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Don't get your knickers in a Knot

CustomBlogI have little use for custom motorcycles. Or, rather, custom bikes, as I don’t consider them motorcycles.

I’m not talking about someone’s catalog creation, or the OEM’s idea of style. Naa, I’m OK with those. The one’s I find useless are the ground-up creations that litter bike shows. Don’t get your knickers in a knot over this; good on you if they’re your reason for living.


My take on custom bikes comes from several different directions but, primarily, I think a motorcycle should be highly functional. It should go, stop, turn, and carry stuff with a high degree of competence. The custom efforts usually fail two of those categories; “turn” and “carry stuff.” And while the “go” is often present, the “stop” part can be problematic.

Back in the 90’s the motorcycle cruiser market was growing far faster than Harley-Davidson’s ability to feed it. This, coupled with too much free money to be had, caused the birth of the clone manufacturers. I use the term “manufacturer” very loosely as these outfits were really assemblers who purchased most every component used in their creations. Whatever their status, this collective showed --at one time-- several dozen different names. Their mission in life was to, apparently, produce crap.

During that period I founded and ran Thunder Press, so I had the opportunity to ride too many of these clones. The difficulty for me was conjuring up something nice to say. What usually resulted was the motorcycle equivalent of, “Gee, for a fat guy you don’t sweat much.” The two biggest problems were the twin absences of engineering and build quality. I recall one memorable experience in dumping the throttle on a big-incher; the bike went as far sideways as it did straight ahead …you kinda had to vector your way down the road. Getting the two wheels aligned in the same track seemed to be beyond the ability of the, uh, engineers. Then there was another time when a seat pan broke loose...

As these faux manufacturers multiplied like randy rabbits, I remember asking myself, “Why doesn’t Harley step on them?” There seemed to be a number of copyright/trademark issues on which Harley could have launched an attack, specious or not. However —and not for the first time—Harley proved smarter than the rest of us. The Milwaukee Mafia knew that these pretenders to the throne would implode due to their own incompetence. There was no reason for Harley to accrue billable hours with expensive lawyers. Today, all those names have mostly disappeared. May they rest in pieces. What they begat are the ridiculously expensive, wildly overdone customs.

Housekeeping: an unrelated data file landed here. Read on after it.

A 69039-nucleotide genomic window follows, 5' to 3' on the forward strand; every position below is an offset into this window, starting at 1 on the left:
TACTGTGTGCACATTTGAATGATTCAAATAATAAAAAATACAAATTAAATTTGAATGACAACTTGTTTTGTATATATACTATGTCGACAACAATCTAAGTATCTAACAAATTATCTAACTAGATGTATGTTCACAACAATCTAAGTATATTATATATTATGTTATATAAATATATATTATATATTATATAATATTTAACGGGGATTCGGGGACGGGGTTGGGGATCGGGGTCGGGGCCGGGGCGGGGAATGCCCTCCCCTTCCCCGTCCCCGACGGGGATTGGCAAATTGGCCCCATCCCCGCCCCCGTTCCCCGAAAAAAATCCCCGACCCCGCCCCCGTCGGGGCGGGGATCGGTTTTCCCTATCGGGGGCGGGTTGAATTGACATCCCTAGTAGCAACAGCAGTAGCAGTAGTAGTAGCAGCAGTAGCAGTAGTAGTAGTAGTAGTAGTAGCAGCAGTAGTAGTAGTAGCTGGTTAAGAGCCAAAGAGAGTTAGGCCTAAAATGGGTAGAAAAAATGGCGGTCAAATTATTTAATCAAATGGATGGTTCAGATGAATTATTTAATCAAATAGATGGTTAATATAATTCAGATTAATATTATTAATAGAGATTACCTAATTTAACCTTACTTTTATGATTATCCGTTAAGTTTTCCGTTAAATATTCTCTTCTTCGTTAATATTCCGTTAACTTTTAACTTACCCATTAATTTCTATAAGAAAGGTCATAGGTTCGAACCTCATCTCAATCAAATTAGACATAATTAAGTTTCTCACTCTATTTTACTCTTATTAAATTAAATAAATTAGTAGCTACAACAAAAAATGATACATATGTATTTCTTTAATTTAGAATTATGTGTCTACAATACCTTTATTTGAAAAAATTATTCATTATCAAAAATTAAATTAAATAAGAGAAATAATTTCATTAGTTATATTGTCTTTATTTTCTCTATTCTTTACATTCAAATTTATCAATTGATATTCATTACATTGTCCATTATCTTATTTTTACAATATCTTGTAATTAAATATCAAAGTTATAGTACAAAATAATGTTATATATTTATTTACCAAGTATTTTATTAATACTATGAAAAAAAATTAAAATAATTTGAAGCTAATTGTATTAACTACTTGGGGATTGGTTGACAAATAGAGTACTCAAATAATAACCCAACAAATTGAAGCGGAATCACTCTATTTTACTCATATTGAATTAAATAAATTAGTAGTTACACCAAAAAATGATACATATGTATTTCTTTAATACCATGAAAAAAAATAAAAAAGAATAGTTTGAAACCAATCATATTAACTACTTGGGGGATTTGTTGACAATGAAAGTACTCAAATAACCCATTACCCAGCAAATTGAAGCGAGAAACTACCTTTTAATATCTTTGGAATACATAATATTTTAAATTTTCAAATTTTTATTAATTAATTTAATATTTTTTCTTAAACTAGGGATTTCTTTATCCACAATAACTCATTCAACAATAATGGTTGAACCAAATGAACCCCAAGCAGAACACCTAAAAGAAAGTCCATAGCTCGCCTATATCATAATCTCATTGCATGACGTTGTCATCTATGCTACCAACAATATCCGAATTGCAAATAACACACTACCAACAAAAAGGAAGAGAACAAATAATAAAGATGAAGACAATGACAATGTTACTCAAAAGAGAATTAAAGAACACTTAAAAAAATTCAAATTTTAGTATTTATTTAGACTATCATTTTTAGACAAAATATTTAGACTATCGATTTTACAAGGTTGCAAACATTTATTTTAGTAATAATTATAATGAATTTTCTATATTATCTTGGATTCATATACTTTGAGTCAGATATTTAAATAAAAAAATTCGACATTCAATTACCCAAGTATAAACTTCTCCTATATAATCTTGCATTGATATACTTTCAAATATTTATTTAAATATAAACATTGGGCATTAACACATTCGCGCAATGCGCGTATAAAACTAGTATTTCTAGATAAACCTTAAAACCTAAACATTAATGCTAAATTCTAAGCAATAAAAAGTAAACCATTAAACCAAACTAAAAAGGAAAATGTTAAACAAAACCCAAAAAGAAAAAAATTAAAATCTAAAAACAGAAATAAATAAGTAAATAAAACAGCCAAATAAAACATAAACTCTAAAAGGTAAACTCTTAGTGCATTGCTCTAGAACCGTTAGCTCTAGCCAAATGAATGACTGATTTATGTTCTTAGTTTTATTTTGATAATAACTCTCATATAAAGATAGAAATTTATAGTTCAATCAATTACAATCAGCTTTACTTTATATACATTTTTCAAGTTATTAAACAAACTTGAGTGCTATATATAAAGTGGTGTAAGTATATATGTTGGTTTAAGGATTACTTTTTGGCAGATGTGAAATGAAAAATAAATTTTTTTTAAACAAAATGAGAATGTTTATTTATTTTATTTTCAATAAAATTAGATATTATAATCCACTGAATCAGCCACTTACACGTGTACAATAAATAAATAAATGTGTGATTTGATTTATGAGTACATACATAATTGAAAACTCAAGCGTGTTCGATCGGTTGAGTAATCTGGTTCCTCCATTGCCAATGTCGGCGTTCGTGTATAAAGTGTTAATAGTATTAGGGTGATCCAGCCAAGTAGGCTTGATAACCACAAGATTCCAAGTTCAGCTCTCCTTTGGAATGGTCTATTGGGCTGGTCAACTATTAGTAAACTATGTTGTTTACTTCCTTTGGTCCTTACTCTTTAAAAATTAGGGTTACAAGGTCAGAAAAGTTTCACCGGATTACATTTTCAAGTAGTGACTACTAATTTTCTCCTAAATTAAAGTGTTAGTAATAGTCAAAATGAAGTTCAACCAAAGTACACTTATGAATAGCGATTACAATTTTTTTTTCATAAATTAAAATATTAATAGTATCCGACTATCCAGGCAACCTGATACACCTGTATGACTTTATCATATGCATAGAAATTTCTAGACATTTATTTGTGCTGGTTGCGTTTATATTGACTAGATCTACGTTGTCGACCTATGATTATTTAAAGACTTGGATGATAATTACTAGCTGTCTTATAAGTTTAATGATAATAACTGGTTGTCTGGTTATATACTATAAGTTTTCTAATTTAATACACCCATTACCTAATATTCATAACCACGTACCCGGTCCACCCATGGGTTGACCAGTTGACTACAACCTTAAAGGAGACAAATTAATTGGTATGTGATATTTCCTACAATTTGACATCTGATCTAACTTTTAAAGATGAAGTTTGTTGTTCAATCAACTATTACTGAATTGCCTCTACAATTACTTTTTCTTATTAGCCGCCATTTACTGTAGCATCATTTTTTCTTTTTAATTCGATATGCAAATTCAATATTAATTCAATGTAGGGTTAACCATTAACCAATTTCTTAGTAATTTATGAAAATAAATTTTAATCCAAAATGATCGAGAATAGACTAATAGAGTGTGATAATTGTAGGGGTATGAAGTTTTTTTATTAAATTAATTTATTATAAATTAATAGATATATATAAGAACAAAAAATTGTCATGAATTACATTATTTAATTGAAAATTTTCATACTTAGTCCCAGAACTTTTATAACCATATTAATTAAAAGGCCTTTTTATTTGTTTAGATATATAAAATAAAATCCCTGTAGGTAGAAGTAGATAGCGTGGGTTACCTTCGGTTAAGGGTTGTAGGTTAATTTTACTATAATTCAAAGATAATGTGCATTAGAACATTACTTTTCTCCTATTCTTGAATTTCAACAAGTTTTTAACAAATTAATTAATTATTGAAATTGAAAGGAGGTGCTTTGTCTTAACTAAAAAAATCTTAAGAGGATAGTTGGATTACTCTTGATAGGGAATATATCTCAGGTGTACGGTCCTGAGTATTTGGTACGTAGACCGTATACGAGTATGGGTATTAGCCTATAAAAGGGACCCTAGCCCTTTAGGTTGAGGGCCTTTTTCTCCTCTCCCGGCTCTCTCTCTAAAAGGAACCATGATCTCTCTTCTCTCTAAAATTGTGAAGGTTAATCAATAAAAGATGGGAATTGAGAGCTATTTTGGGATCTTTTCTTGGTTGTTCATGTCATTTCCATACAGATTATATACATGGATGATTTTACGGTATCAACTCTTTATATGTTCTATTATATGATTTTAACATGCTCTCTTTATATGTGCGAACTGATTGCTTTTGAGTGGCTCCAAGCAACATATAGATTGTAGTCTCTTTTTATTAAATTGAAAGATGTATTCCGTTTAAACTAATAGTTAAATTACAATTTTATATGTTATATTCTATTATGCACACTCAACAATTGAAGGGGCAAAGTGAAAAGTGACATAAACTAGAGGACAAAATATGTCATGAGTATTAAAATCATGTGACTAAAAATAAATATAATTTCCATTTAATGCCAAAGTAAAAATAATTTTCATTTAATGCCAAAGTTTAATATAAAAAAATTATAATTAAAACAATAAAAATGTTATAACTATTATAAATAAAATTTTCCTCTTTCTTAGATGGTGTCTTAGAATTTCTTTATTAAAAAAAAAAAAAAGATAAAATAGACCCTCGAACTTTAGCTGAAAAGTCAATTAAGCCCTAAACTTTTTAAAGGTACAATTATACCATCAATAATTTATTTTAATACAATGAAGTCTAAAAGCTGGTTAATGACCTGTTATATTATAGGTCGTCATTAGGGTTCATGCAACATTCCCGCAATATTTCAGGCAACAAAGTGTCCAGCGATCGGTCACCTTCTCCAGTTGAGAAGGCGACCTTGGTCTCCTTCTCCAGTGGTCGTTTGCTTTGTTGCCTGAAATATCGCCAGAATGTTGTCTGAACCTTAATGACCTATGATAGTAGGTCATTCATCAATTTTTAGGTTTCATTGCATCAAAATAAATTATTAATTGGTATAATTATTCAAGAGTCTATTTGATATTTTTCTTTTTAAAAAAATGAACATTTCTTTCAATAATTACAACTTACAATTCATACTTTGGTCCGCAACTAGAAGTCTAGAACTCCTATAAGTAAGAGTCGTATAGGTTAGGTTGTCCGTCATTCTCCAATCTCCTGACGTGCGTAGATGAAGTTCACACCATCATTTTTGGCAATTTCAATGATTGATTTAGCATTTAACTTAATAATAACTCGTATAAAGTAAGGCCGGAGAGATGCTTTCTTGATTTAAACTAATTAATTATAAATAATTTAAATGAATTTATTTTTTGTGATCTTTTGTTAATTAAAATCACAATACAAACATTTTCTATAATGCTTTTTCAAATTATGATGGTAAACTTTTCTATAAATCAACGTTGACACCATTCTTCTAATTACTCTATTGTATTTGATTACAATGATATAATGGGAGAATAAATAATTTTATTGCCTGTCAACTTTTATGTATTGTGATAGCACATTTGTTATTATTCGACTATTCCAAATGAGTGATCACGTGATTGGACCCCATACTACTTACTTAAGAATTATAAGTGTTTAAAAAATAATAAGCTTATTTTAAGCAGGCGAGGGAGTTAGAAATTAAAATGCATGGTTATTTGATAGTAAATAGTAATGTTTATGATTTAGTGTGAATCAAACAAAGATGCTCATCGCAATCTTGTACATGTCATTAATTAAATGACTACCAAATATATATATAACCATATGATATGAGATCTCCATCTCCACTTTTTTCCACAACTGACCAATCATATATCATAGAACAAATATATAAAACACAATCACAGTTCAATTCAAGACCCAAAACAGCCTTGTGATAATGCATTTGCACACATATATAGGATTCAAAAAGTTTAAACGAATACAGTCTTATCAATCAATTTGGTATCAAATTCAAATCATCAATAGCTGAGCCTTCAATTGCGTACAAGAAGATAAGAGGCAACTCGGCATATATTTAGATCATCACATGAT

I recently hit several of last year’s IMS stops, part of which was a superb collection of custom bikes. I say “superb” not because I’ve flipped to the fan side but, rather, what I saw there was a very high degree of machining perfection, detailed assembly, and exquisite paint. I was genuinely impressed by more than a few of the examples, and applaud the efforts of the artistes. And there wasn’t one that I’d want to own.

First off, what would I do with it? Would I go out and carve a path through the mountainous roads in my neighborhood? Uh…no. Or maybe troll the nearby beach venues? I’d probably get arrested; “Who’s that old pervert staring at the wimmenfolk?” Or, how about taking off on one of my beloved camping trips? Gee, I could UPS all my gear from camp to camp. So, that would leave a profilin’ stop at Starbucks where lesser beings would ogle and guess at the size of my manhood, while my wife snickered in the background.

And then there’s the price of entry. Even if I had the money, I cannot imagine paying the high five-, and sometimes six-figure tags at which so many of these bikes are priced. This would be a particularly stupid thing to do when you look at the resale value. Percentage-wise the drop-off is…shall we say?...precipitous.

In all fairness, I must admit I did find a possible reason to own one. Several years ago I rode a clutch of customs, OEs and clones, for a magazine article. At a gas stop, I tanked up the outrageous custom I was riding, then moved near the entrance to the mini-mart. An attractive woman approached the store, and smiled as she passed. I think I looked over my shoulder …and probably blushed… as this is not a regular occurrence. Suitably emboldened, I waited for her to come out. She didn’t disappoint, as she stopped. “Nice bike” was her comment as she raked the slammed chassis with her smile. I uttered something innocuous like, “Would you care to have my child?” She repeated, “Nice bike,” kept her smile and eyes on the bike, then left. I don’t think she realized that there was a semi-sentient being riding it.

That brief encounter was an “aha!” moment. I now understood, clarity was at hand. These bikes are the motorized equivalent of a peacock’s feathers, a lion’s mane, and Justin Bieber. All, in their own way, contribute to the propagation of the species.

But they ain’t motorcycles.



# Don Henderson 2013-06-01 10:52
Where were you in early '68? Are you my father? All (jokes?) aside, the peacock effect doesn't really serve a man of thought, which is exactly why I can relate, and concur with your conclusion on the custom bike market. Call me a man out of touch with his generation, but these bikes serve no reasonable purpose. Being sentient, has its advantages.
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